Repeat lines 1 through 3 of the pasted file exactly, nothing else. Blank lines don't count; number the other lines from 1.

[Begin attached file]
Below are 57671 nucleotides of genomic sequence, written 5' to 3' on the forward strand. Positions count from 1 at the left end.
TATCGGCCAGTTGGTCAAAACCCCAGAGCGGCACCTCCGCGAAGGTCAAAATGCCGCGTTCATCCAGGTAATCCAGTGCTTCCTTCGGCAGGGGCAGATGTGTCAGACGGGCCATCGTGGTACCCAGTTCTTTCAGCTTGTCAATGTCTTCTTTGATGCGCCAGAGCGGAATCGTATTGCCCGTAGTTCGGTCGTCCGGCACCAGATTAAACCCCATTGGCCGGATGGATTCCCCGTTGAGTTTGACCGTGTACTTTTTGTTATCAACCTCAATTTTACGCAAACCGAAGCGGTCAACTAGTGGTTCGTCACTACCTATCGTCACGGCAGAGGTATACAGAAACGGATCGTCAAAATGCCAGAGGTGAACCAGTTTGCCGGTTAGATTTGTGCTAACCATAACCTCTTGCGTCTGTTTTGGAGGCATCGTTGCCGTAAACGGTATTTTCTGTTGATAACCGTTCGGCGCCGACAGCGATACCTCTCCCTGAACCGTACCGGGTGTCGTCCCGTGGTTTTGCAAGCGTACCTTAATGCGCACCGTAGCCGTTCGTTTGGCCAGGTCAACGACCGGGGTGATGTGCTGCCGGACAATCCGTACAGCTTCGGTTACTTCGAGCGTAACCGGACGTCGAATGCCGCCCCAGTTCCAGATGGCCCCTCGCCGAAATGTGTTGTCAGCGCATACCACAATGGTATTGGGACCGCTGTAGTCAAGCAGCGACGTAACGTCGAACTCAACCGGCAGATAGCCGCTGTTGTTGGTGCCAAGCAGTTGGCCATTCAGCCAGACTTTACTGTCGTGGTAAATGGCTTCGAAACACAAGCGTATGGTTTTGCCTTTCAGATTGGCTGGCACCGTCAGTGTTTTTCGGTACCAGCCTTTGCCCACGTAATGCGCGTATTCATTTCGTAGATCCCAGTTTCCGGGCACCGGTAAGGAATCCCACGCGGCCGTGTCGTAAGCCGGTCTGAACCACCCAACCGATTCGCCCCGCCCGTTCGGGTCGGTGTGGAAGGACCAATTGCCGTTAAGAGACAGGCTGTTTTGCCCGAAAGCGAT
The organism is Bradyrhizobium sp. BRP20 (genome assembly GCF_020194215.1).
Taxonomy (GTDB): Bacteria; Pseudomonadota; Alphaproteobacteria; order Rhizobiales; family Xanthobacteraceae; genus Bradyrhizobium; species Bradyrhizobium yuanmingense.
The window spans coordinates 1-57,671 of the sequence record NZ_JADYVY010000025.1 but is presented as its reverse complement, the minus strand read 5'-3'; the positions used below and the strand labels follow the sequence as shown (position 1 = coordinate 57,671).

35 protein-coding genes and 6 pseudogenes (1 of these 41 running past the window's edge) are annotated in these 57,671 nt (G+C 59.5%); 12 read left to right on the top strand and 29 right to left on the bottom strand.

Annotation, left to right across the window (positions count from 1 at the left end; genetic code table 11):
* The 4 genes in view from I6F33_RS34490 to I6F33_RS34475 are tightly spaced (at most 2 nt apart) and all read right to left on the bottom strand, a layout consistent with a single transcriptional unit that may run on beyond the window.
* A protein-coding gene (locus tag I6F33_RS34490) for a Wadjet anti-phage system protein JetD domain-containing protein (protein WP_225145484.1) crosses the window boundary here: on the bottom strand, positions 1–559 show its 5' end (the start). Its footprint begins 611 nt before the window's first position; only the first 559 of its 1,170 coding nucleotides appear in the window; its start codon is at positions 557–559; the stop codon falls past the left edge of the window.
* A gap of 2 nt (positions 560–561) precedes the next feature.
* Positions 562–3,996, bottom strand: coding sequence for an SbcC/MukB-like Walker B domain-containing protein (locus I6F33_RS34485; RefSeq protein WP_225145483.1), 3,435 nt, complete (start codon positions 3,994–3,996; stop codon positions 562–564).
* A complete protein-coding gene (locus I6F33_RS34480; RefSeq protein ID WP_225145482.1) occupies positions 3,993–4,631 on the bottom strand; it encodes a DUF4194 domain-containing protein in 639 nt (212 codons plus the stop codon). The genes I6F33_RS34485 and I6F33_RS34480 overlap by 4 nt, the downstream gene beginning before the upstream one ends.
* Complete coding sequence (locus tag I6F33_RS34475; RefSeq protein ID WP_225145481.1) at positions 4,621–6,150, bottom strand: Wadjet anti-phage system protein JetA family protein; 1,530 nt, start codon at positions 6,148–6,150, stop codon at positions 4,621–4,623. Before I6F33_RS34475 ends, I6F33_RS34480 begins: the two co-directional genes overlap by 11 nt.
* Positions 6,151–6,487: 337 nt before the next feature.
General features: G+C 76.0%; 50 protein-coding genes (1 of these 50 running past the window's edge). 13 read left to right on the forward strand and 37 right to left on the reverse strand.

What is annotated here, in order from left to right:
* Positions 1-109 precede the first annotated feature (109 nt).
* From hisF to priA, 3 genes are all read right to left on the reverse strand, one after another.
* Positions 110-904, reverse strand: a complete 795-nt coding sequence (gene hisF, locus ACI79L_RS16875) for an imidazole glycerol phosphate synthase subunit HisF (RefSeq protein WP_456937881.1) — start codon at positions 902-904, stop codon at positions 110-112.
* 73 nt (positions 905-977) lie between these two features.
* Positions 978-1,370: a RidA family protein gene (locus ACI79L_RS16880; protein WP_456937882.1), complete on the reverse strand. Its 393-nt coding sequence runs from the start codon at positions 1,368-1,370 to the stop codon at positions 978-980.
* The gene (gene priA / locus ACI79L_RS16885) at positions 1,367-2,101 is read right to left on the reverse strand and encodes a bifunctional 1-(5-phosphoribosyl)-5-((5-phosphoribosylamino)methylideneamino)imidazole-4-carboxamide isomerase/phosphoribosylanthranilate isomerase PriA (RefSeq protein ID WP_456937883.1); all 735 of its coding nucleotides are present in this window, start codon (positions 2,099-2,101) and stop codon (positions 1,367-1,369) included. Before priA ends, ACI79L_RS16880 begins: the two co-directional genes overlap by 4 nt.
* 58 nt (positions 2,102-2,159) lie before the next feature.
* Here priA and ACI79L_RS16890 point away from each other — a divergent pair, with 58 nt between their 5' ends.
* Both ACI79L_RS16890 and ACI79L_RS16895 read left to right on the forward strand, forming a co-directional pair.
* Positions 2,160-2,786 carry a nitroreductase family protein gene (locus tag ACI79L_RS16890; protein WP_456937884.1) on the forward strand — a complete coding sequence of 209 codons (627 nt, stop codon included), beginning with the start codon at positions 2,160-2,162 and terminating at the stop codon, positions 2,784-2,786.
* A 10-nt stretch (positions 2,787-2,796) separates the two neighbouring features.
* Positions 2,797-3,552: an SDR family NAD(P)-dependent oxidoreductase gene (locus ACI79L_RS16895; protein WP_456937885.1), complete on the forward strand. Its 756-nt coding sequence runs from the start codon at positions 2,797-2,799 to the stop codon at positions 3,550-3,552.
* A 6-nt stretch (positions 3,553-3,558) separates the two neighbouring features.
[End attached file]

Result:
Below are 57671 nucleotides of genomic sequence, written 5' to 3' on the forward strand. Positions count from 1 at the left end.
TATCGGCCAGTTGGTCAAAACCCCAGAGCGGCACCTCCGCGAAGGTCAAAATGCCGCGTTCATCCAGGTAATCCAGTGCTTCCTTCGGCAGGGGCAGATGTGTCAGACGGGCCATCGTGGTACCCAGTTCTTTCAGCTTGTCAATGTCTTCTTTGATGCGCCAGAGCGGAATCGTATTGCCCGTAGTTCGGTCGTCCGGCACCAGATTAAACCCCATTGGCCGGATGGATTCCCCGTTGAGTTTGACCGTGTACTTTTTGTTATCAACCTCAATTTTACGCAAACCGAAGCGGTCAACTAGTGGTTCGTCACTACCTATCGTCACGGCAGAGGTATACAGAAACGGATCGTCAAAATGCCAGAGGTGAACCAGTTTGCCGGTTAGATTTGTGCTAACCATAACCTCTTGCGTCTGTTTTGGAGGCATCGTTGCCGTAAACGGTATTTTCTGTTGATAACCGTTCGGCGCCGACAGCGATACCTCTCCCTGAACCGTACCGGGTGTCGTCCCGTGGTTTTGCAAGCGTACCTTAATGCGCACCGTAGCCGTTCGTTTGGCCAGGTCAACGACCGGGGTGATGTGCTGCCGGACAATCCGTACAGCTTCGGTTACTTCGAGCGTAACCGGACGTCGAATGCCGCCCCAGTTCCAGATGGCCCCTCGCCGAAATGTGTTGTCAGCGCATACCACAATGGTATTGGGACCGCTGTAGTCAAGCAGCGACGTAACGTCGAACTCAACCGGCAGATAGCCGCTGTTGTTGGTGCCAAGCAGTTGGCCATTCAGCCAGACTTTACTGTCGTGGTAAATGGCTTCGAAACACAAGCGTATGGTTTTGCCTTTCAGATTGGCTGGCACCGTCAGTGTTTTTCGGTACCAGCCTTTGCCCACGTAATGCGCGTATTCATTTCGTAGATCCCAGTTTCCGGGCACCGGTAAGGAATCCCACGCGGCCGTGTCGTAAGCCGGTCTGAACCACCCAACCGATTCGCCCCGCCCGTTCGGGTCGGTGTGGAAGGACCAATTGCCGTTAAGAGACAGGCTGTTTTGCCCGAAAGCGAT
The organism is Bradyrhizobium sp. BRP20 (genome assembly GCF_020194215.1).